Friday, November 29, 2013

Grant's Parasite Gets Inside Your Head

parasite by Mira Grant
A few reviewers have done Parasite by Mira Grant a great injustice by likening it to a zombie-virus book. While some might draw a few similarities between the walking dead and the "sleeping sickness" that slowly spreads throughout an unsuspecting populous, it's too trite of a comparison.

Grant never found her inspiration from zombie lore. She found her foreshadow in a very real and growing horror story that is taking place all around us. This horror story is rooted in the very real notion that the our overindulgence in antibodies is beginning to render them obsolete.

And it is in any post-antibiotic world that humans will suddenly become vulnerable to the stuff that children used six or seven decades ago and were readily been toughened up against. Grant takes this story one step further by skipping the immediate failure of antibodies and into the next step of science.

Parasite is one solution to save modern medicine from collapse. 

Grant sets the stage by choosing one of several directions (genetics, nanotechnology, biochemical enhancements, etc.) that future medicine may take and carries it out to a deeply disturbing conclusion. In the race to build a safer human, one company creates a genetically altered parasitic bodyguard that effectively boosts the human immune system for (its and our) mutual survival.

Once this parasite is proven effective in rushed human trials, the intestinal bodyguard is immediately mass produced and introduced all over the world as everyone wants to be healthier and live longer. Except, predictably, there is a problem with this medical experiment on a global scale — the parasites aren't necessarily satisfied with being slaves to their human hosts, which places the protagonist in an especially precarious position.

The story of Sally Mitchell, an unlikely survivor. 

After barely surviving a car accident that left her on life support, Sally Mitchell miraculously regains consciousness just as her family and doctors are discussing terminating her for organ salvage. The miracle is attributed to her being among the first to receive an intestinal bodyguard.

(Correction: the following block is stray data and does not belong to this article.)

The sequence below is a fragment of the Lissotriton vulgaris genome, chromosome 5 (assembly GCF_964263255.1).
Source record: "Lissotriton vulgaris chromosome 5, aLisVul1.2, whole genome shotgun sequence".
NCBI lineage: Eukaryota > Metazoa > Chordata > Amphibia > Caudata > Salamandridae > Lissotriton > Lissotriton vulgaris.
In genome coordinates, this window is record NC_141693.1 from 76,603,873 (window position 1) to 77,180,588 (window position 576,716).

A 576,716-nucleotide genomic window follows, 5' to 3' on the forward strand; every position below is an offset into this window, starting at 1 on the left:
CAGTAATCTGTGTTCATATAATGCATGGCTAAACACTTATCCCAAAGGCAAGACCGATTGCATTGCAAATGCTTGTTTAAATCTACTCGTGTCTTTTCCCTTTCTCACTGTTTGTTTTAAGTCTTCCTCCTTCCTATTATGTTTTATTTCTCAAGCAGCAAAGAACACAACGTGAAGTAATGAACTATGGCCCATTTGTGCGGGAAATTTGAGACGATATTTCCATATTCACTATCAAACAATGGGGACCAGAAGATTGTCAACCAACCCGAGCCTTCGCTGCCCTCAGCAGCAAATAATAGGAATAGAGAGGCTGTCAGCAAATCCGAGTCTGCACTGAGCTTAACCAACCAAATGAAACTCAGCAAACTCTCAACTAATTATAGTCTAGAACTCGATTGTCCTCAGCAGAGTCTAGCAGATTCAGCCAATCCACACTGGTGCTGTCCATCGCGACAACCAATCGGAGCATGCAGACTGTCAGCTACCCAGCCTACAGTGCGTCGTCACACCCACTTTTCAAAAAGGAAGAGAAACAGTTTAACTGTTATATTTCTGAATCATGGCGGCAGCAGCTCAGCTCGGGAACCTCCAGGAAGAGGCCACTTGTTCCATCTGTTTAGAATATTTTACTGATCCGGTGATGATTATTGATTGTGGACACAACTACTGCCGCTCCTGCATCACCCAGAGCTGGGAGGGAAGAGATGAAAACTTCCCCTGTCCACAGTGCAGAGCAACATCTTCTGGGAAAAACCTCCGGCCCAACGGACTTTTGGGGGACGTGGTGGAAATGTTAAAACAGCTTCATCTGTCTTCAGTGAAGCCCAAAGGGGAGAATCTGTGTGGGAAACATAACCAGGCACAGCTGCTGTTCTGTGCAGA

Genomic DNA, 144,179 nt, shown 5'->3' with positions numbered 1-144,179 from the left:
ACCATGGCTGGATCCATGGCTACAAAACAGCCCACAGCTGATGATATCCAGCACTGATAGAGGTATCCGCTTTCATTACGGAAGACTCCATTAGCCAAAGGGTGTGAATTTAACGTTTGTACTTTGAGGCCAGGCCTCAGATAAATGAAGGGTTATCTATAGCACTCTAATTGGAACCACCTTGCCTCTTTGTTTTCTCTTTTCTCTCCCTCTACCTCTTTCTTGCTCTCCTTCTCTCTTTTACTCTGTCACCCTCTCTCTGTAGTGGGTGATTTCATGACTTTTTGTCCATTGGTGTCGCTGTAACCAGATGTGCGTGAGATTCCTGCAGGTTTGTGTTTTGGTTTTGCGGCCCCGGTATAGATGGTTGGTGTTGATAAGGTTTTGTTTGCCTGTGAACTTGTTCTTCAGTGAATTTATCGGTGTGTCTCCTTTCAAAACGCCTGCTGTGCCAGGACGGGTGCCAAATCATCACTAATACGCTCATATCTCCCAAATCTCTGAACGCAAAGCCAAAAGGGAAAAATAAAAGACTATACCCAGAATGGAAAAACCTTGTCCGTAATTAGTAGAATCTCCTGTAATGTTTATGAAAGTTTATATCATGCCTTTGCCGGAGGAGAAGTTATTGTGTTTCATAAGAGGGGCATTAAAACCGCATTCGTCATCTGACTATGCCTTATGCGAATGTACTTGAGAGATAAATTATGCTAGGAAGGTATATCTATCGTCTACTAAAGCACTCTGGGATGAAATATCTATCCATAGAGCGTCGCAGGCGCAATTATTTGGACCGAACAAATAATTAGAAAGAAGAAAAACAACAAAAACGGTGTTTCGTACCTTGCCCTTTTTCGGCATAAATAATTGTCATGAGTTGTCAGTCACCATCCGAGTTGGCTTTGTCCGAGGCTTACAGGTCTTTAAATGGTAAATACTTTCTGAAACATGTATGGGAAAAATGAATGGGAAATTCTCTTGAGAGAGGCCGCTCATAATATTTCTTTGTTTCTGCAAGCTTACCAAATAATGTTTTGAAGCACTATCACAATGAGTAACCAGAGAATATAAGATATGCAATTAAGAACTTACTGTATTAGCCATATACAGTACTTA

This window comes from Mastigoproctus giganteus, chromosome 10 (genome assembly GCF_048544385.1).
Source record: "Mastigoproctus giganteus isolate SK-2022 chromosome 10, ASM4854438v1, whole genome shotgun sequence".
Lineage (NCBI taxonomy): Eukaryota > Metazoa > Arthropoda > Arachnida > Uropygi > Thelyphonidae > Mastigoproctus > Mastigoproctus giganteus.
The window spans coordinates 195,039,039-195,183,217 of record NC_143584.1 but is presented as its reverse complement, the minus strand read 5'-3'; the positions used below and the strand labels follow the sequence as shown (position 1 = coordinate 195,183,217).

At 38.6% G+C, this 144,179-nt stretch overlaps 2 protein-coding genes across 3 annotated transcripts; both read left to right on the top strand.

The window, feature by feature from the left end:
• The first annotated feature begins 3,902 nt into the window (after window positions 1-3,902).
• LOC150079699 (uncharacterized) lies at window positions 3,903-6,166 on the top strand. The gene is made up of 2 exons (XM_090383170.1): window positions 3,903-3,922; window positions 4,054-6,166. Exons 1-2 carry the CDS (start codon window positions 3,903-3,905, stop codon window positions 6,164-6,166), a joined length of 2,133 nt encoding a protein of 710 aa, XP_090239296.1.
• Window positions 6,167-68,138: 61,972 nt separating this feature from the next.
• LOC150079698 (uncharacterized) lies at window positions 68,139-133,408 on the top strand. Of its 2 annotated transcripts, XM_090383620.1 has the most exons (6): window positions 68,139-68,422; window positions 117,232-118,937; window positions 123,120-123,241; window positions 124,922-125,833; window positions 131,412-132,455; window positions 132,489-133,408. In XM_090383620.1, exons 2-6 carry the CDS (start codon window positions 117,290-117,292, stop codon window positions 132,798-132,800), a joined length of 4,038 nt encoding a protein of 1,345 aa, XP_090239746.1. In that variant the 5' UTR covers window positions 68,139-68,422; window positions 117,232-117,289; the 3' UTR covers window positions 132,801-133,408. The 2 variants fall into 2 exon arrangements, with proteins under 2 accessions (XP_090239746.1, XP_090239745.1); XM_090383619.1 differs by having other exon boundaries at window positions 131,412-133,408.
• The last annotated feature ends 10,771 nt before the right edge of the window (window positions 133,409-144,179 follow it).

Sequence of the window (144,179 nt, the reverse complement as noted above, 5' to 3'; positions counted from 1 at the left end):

tapewormShe received it, in part, because her father works for the military. His department was granted oversight of SymboGen, the company responsible for the development of the medical miracle.

Her survival was not without consequences. She lost almost all of her memory, forcing her to relearn everything (including the English language) while rebuilding bonds between herself and a disarranged family. They are both happy she is alive and disheartened because her personality is so different from the spirited and rebellious girl they have always known.

She is also the perfect storyteller because she has to learn the science that everyone else around her takes for granted. Her father and sister are scientists. Her boyfriend is a parasitologist. She is carefully monitored by SymboGen, the maker of the parasite credited with saving her life.

For some readers, Mitchell will likely come across as shallow, but this is by design. While she is more advanced than a child and has the ability to be a quick learner, the new Sally Mitchell or "Sal" only has the benefit of six years' worth of experiences. She isn't necessarily the most honest narrator either, given her propensity to read others superficially as well in this plot-driven opener.

A couple of graphs of Mira Grant a.k.a. Seanan McGuire. 

Mira Grant
Although the pseudonym is well known among fans, Seanan McGuire does adopt a darker and more mature flair for this persona. Or, if you believe the bio of Mira Grant, perhaps the opposite is true.

The author of a dozen novels under McGuire, she is best known for her urban fantasies that balance both creepy and quirky. Under Mira Grant, she also wrote the Newsflesh trilogy and two short stories for When Will You Rise, which was published by Subterranean Press. Grant relies less on quirky, but McGuire's voice is very noticeable among some characters.

Parasite By Mira Grant Digs In At 5.4 On The Liquid Hip Richter Scale. 

Although not all the science is accurate, she does open some doors into scientific-medical curiosities that naturally make you wonder what people are doing behind closed doors. And perhaps even more spooky, she asks if you would be among those to try them. It's a significantly lighter read than many scientific-medical thrillers and occasionally comical, but a well-drawn and likable story nonetheless.

While keeping in mind this is a serial with an abrupt end, the foreshadow to what will become a pandemic — Parasite (Parasitology) — can be found on Amazon. The novel is also sold at Barnes & Noble or downloaded for iBooks. The audiobook is narrated by Christine Lakin, who makes Sally Mitchell very convincing as a character without a past and (perhaps) the only person on the planet she can trust. It's well worth the read as an introduction to entertaining fiction to come.
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